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Agencies and marketers in Asia already negotiate a maze of regulations and unwritten laws which differ by country and can change overnight. More regulation is expected as economic development and Western influence increase. Hot issues are alcohol, new media and tobacco.

The rationale is to protect Asia's diverse cultures and religions. The degree of advertising regulation varies from the very developed, very regulated markets of Australia and Japan to newer advertising markets like Vietnam, where Western advertising can be misunderstood. As the region continues to develop, however, government and consumer pressure for advertising regulation will increase everywhere. Baker & McKenzie attorney David Shannon, who specializes in advertising law, believes Asia is still a relatively unconstrained market, as long as cultural sensitivities are taken into consideration.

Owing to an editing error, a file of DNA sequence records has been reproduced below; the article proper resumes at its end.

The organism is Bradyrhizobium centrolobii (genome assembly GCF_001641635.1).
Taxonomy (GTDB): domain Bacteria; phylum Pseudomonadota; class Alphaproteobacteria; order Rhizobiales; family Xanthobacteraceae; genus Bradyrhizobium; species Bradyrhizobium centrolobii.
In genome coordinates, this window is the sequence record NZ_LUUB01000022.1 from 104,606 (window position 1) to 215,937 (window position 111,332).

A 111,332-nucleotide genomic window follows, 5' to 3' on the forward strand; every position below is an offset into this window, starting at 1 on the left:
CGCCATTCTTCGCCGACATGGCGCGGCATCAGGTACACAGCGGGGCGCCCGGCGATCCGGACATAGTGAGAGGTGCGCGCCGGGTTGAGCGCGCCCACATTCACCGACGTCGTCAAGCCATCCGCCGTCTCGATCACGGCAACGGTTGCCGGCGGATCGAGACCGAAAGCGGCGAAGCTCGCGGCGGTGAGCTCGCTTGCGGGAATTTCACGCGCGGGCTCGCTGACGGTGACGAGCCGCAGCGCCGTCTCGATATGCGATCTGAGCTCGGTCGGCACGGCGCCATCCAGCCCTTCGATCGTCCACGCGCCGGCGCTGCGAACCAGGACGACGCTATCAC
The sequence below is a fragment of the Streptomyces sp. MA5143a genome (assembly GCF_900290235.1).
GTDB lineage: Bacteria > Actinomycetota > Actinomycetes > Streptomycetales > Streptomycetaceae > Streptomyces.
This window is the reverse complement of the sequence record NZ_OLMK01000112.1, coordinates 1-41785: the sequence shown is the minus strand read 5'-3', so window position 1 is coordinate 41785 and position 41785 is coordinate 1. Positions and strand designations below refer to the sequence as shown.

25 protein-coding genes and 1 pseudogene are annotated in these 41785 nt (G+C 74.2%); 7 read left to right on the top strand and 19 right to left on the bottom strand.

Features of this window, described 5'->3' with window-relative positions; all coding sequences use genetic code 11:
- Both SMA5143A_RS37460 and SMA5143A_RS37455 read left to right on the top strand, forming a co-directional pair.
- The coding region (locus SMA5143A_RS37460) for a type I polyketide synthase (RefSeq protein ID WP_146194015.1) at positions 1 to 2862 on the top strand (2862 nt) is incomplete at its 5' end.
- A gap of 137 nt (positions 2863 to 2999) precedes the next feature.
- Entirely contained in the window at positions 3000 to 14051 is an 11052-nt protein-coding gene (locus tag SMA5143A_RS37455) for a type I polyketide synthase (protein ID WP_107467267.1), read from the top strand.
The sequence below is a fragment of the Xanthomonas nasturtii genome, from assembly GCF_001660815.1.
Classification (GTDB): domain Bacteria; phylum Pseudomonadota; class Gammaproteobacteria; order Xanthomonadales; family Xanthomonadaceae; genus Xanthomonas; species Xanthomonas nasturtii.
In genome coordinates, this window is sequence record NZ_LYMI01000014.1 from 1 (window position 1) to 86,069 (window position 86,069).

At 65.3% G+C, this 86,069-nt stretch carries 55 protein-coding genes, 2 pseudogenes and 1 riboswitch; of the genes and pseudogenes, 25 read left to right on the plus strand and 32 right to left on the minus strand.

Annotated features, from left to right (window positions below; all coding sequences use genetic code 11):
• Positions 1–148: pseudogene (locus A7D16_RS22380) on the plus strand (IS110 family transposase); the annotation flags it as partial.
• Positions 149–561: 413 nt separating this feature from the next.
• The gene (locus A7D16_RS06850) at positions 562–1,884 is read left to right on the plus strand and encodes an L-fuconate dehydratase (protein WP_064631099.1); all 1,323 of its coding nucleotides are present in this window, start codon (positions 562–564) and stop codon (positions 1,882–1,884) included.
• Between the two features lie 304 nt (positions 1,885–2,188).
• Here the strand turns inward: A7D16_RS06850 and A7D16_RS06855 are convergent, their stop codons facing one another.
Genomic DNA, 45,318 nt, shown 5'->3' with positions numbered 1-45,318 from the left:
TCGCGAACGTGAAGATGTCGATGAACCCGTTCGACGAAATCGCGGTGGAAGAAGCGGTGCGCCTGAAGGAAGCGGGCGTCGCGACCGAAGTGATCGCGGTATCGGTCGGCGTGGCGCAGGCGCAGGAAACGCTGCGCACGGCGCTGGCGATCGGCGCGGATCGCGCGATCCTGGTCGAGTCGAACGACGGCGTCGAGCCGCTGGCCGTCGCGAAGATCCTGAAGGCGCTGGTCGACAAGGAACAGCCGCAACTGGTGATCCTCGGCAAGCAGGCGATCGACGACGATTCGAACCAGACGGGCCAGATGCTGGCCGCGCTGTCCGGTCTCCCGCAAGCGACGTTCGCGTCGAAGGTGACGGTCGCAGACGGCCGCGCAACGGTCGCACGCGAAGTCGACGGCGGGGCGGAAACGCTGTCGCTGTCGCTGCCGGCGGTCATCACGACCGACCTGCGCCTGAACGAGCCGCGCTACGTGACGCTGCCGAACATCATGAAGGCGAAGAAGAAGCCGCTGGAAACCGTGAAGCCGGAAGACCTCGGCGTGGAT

"When I lived in Australia, I made a living advising on advertising law, but I would have starved doing the same thing in Asia," he said.

"You generally get an amount of consumer protection legislation which is pretty much in line with the degree of economic development in each country. The highly developed countries have more laws, like Japan and Australia-which is over the top and has more laws than anyone, arguably more than people need. The other general rule is that you do get areas of sensitivity in relation to specific cultures and religion."

James Ng, Dentsu, Young & Rubicam Singapore's senior VP-business development Asia-Pacific, said he believes attitudes are beginning to change in Asia.

"Asia is following Western practices and becoming more progressive . . . [but] it is also seeking to be more proactive in monitoring the Internet for reasons of pornographic control and political control," Mr. Ng said.

Rob Graham, group account director at Foote Cone & Belding, Bangkok, emphasized that the different stages of economic development throughout Asia are impacting ad rules.

"Thailand has reached development status but what we can and can't do is quite strict. Burma, on the other hand, is struggling to come to grips with the modern day and has open arms and welcomes any foreign investment. The advertising regulations are quite relaxed for a military junta."